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Dancer : a novel /

Main Author: McCann, Colum, 1965-
Format: Book
Language: English
Published: New York : Metropolitan Books, 2003
Edition: 1st ed.
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Review by Booklist Review

For three decades, the legend of ballet dancer Rudolph Nureyev spread from continent to continent: the semicultured boy from Ufa who takes the Leningrad dance world by storm; political asylum in Paris; the amazing partnership with Margot Fonteyn; the matinee idol dancer; the hyperactive sex life; the enfant terrible. Actual events and qualities of Nureyev's public persona are tossed together in this novel, and his legend, nearly 10 years after his death, becomes myth. Some of the characters are real (Fonteyn, for instance), while others have sprung from the author's imagination. McCann is such a good writer that, real or not, the characters' powerful voices lead the reader to suspend disbelief on an entirely deeper level. Only dance writers and true Rudi fanatics will be able to distinguish the real from the imaginary, and one even suspects they might have some problems. Still, even those who have never been to a ballet--or seen Nureyev dance--will find this book enjoyable. --Frank Caso

From Booklist, Copyright (c) American Library Association. Used with permission.
Review by Publisher's Weekly Review

In this unique biographical novel, McCann creates a portrait of Rudolf Nureyev as perceived by the people who knew him. Using a cast of actors (William Dufris and others) to voice Nureyev's contemporaries presents a fractured likeness--as if we are seeing reflections of his life in shards of mirror. Not a true biography, this work is more a character study of the many people in the dancer's life and the cultural changes that took place during his lifetime. The actors perform admirably--accents from many countries are handled with skill. The audiobook spans Nureyev's years of poverty in the Soviet Union through his wildly decadent life in Andy Warhol's New York--seeming to leave few stones unturned. The environments in Dancer are as changeable as light refracted through a prism. Recommended for libraries with contemporary literature or dance collections.--Theresa Connors, Arkansas Tech Univ., Russellville (c) Copyright PWxyz, LLC. All rights reserved All rights reserved.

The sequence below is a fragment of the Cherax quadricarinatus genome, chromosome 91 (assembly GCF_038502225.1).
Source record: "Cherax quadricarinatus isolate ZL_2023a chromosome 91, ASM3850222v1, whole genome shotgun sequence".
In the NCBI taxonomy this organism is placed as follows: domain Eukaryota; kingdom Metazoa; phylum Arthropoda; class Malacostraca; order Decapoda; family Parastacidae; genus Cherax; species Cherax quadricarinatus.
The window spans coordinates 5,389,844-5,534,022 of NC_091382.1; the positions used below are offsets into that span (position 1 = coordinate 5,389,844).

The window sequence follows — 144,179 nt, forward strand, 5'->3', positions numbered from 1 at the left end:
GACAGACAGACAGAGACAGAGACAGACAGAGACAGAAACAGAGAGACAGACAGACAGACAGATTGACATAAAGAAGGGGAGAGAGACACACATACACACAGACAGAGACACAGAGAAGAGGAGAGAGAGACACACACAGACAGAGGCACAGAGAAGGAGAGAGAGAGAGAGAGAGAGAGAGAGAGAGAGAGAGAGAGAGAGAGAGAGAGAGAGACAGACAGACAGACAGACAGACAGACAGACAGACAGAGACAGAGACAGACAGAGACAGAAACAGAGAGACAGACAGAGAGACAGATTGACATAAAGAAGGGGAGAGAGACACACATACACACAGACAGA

(c) Copyright PWxyz, LLC. All rights reserved
Review by Library Journal Review

In this unique biographical novel, McCann creates a portrait of Rudolf Nureyev as perceived by the people who knew him. Using a cast of actors (William Dufris and others) to voice Nureyev's contemporaries presents a fractured likeness as if we are seeing reflections of his life in shards of mirror. Not a true biography, this work is more a character study of the many people in the dancer's life and the cultural changes that took place during his lifetime. The actors perform admirably accents from many countries are handled with skill. The audiobook spans Nureyev's years of poverty in the Soviet Union through his wildly decadent life in Andy Warhol's New York seeming to leave few stones unturned. The environments in Dancer are as changeable as light refracted through a prism. Recommended for libraries with contemporary literature or dance collections. Theresa Connors, Arkansas Tech Univ., Russellville (c) Copyright 2010. Library Journals LLC, a wholly owned subsidiary of Media Source, Inc. No redistribution permitted.

(c) Copyright 2010. Library Journals LLC, a wholly owned subsidiary of Media Source, Inc. No redistribution permitted.
Review by Kirkus Book Review

A fictionalized biography of Rudolf Nureyev (1938-93), chronicled in an understated, intimate narrative from the celebrated dancer's childhood to the height (and excesses) of his fame. The town of Ufa, in the former Soviet region of Bashkir, was about as far off the beaten track as you could get-especially under Stalin, when it was a secret industrial city not even allowed to appear on the map. Yet Ufa was to provide the first audience for one of the greatest stars in ballet history, who made his world premiere as a six-year-old dancing in the wards of WWII military hospitals. Talented from the start but no prodigy, Nureyev trained long and hard to become a dancer-first in Ufa (very much against the wishes of his father, a Party member who dreamed of having an engineer for a son), and later in Leningrad, where he became a member of the famed Kirov Ballet. When success arrived, it arrived quickly, and by the late 1950s Nureyev was doing command performances for Krushchev and the Central Committee. In 1961 he defected to the West, in Paris, transforming himself into cause celebre-vilified at home (his father publicly denounced him) and idolized abroad. McCann (Everything in This Country Must, 2000, etc.) tells the story from different perspectives, in chapters narrated alternately by Anna Vasileva (Nureyev's first ballet teacher), Victor Parecci (the gay Venezualian prostitute who became his lover in New York), Yulia Sergeevna (his landlady in Leningrad), and Nureyev himself. Like many success stories, Nureyev's presented a depressing spectacle of vanity and decadence toward the end, and the later chapters (largely chronicles of parties, shopping sprees, hangovers, and petty spites) convey this vividly. The ending, a description of Nureyev's 1987 return to visit his family in Ufa, is appropriate and moving. Balletomanes will love it, but the focus may seem obsessive to anyone who doesn't know who Margot Fonteyn is. Author tour

Copyright (c) Kirkus Reviews, used with permission.